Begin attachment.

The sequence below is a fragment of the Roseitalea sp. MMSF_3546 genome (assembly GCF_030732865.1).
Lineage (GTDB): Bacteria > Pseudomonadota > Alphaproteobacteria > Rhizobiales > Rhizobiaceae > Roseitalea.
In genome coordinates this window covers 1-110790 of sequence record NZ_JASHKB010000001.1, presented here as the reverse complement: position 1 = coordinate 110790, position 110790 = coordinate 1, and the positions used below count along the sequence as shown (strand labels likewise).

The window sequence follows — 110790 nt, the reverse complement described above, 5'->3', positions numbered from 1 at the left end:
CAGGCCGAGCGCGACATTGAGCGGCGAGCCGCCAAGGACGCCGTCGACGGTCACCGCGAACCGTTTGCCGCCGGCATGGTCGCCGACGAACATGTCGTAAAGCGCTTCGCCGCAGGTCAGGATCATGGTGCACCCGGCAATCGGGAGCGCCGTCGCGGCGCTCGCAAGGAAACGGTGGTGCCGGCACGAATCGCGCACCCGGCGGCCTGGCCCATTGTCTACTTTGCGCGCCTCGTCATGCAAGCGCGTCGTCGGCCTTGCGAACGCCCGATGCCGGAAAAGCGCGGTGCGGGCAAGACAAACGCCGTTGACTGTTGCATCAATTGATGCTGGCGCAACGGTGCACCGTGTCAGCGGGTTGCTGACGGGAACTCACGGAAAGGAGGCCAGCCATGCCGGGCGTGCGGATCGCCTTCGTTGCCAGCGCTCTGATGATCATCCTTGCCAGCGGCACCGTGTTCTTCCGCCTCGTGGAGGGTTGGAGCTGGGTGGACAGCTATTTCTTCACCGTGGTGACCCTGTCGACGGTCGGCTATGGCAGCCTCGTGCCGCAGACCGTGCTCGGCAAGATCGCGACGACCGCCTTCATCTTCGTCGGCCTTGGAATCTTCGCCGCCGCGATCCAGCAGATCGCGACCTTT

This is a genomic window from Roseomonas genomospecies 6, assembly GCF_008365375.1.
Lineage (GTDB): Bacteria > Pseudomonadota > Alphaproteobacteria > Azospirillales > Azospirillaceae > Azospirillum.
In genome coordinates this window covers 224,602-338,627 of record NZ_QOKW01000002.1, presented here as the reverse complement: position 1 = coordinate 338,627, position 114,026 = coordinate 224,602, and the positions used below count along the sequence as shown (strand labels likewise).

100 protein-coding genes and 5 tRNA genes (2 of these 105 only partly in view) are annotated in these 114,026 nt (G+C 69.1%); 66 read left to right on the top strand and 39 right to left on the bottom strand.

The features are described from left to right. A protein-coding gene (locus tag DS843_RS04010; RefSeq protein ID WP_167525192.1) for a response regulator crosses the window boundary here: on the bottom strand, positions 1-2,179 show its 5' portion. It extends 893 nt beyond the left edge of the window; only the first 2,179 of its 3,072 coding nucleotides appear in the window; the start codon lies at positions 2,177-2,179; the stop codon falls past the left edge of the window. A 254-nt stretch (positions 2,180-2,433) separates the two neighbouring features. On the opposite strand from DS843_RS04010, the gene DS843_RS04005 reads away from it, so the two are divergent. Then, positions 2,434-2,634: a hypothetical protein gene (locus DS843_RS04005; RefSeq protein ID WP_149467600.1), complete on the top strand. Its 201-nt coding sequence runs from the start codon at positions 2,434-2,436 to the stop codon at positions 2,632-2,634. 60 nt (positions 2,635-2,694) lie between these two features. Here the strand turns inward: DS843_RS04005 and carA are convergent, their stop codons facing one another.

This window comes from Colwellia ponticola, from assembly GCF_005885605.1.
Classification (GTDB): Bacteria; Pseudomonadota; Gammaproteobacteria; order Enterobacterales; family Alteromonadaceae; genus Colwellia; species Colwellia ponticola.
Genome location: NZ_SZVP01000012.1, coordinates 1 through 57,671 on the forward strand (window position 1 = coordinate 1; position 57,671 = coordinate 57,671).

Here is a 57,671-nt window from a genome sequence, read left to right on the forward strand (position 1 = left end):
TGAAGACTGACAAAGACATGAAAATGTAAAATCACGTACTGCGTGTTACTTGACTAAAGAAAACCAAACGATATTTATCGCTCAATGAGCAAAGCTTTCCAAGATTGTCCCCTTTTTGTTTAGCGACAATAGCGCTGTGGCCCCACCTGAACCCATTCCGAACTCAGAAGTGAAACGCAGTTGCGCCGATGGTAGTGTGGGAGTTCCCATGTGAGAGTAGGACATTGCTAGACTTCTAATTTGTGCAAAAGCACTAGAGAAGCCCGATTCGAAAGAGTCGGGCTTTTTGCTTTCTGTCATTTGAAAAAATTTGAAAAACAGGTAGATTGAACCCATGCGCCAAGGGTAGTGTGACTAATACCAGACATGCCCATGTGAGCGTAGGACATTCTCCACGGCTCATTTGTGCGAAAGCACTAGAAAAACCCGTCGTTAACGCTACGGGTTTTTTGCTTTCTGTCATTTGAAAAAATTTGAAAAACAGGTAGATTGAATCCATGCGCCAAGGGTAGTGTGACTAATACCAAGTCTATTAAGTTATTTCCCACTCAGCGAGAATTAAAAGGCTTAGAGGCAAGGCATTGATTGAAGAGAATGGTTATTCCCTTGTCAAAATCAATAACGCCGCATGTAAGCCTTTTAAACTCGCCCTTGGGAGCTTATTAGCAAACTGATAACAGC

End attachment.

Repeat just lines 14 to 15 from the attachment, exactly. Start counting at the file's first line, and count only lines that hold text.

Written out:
Here is a 57,671-nt window from a genome sequence, read left to right on the forward strand (position 1 = left end):
TGAAGACTGACAAAGACATGAAAATGTAAAATCACGTACTGCGTGTTACTTGACTAAAGAAAACCAAACGATATTTATCGCTCAATGAGCAAAGCTTTCCAAGATTGTCCCCTTTTTGTTTAGCGACAATAGCGCTGTGGCCCCACCTGAACCCATTCCGAACTCAGAAGTGAAACGCAGTTGCGCCGATGGTAGTGTGGGAGTTCCCATGTGAGAGTAGGACATTGCTAGACTTCTAATTTGTGCAAAAGCACTAGAGAAGCCCGATTCGAAAGAGTCGGGCTTTTTGCTTTCTGTCATTTGAAAAAATTTGAAAAACAGGTAGATTGAACCCATGCGCCAAGGGTAGTGTGACTAATACCAGACATGCCCATGTGAGCGTAGGACATTCTCCACGGCTCATTTGTGCGAAAGCACTAGAAAAACCCGTCGTTAACGCTACGGGTTTTTTGCTTTCTGTCATTTGAAAAAATTTGAAAAACAGGTAGATTGAATCCATGCGCCAAGGGTAGTGTGACTAATACCAAGTCTATTAAGTTATTTCCCACTCAGCGAGAATTAAAAGGCTTAGAGGCAAGGCATTGATTGAAGAGAATGGTTATTCCCTTGTCAAAATCAATAACGCCGCATGTAAGCCTTTTAAACTCGCCCTTGGGAGCTTATTAGCAAACTGATAACAGC